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Pricing Policy Bio

 

I decontextualize.  Then, I  reconstruct.

The photographer Minor White once said, “one should not only photograph things for what they are but for what else they are.”  I’ve taken this dictum a step or two further.  I don’t photograph things for what they are at all.  Instead, I photograph things entirely for what else they are.  And then: what I can make them into. 

The focus is tight, honing in on a unifying element.  It can be anything: a segment of roller coaster track, the side of a building, a pattern in a rusted surface or shattered glass, the taillights of an abandoned tow truck.  The subject as traditionally understood -- “what they are” is pushed to the background, or even cast aside entirely.  

This process requires close observation of and engagement with of my subject -- looking past the obvious.   Some of my subjects are quite beautiful -- roller coasters or skyscrapers, which have a majestic elegance.   Others less so: decaying surfaces, broken glass, old taillights.  The challenge is to find a way to look at the subject -- really look at it.  My goal is to inspire those who see my work to look more carefully at the world around them, to discover beauty in the most mundane of sights.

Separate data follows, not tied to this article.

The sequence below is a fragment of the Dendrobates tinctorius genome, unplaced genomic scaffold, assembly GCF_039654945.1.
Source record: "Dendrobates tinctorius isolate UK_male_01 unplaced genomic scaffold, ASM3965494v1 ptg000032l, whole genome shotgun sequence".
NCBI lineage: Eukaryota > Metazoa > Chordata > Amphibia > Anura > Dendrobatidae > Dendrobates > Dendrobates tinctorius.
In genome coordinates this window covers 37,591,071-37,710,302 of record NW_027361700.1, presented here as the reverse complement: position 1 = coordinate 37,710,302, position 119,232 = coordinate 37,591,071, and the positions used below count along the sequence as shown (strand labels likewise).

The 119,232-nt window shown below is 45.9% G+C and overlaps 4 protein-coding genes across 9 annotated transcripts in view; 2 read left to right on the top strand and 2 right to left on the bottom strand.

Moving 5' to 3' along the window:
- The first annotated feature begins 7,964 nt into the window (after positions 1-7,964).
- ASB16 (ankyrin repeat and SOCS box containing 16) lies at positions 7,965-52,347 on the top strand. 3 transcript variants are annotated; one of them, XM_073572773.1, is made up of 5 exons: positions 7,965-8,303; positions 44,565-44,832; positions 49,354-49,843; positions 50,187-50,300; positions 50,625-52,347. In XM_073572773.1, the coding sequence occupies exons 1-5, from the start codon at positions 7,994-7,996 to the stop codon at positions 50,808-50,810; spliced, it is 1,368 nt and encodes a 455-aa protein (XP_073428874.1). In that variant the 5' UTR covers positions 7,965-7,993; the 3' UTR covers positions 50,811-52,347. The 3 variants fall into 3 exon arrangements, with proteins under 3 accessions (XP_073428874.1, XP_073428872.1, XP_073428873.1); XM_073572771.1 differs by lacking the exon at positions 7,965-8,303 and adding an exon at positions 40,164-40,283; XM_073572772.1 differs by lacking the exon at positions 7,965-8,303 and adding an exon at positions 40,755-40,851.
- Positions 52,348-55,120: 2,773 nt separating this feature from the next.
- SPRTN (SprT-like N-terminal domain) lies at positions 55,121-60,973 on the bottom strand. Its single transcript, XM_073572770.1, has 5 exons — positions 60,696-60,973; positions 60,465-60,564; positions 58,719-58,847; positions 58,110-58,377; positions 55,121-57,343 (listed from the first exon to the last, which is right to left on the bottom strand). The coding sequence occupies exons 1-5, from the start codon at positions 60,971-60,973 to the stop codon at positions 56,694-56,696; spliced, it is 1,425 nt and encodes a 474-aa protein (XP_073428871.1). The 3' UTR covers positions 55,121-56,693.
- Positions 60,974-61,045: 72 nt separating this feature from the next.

Once I find that unifying compositional element, I use it to create the final image.   My goal is not representational; reality is not a constraint.  Indeed, it may be a misnomer to call my subjects “subjects.”  They are raw material.

From that raw material I create my work.  In so doing, I often use some wild color.  Much -- though certainly not all -- color fine art photography exhibits a certain look and feel, a distinctive palette.  I don’t use a traditional colorphotographer’s palette.   I use color more like a painter does, letting it be rich, vibrant, and luxurious.  Why should painters have all the fun?

 

Hemispheres

 

All images ©Pete McCutchen, all rights reserved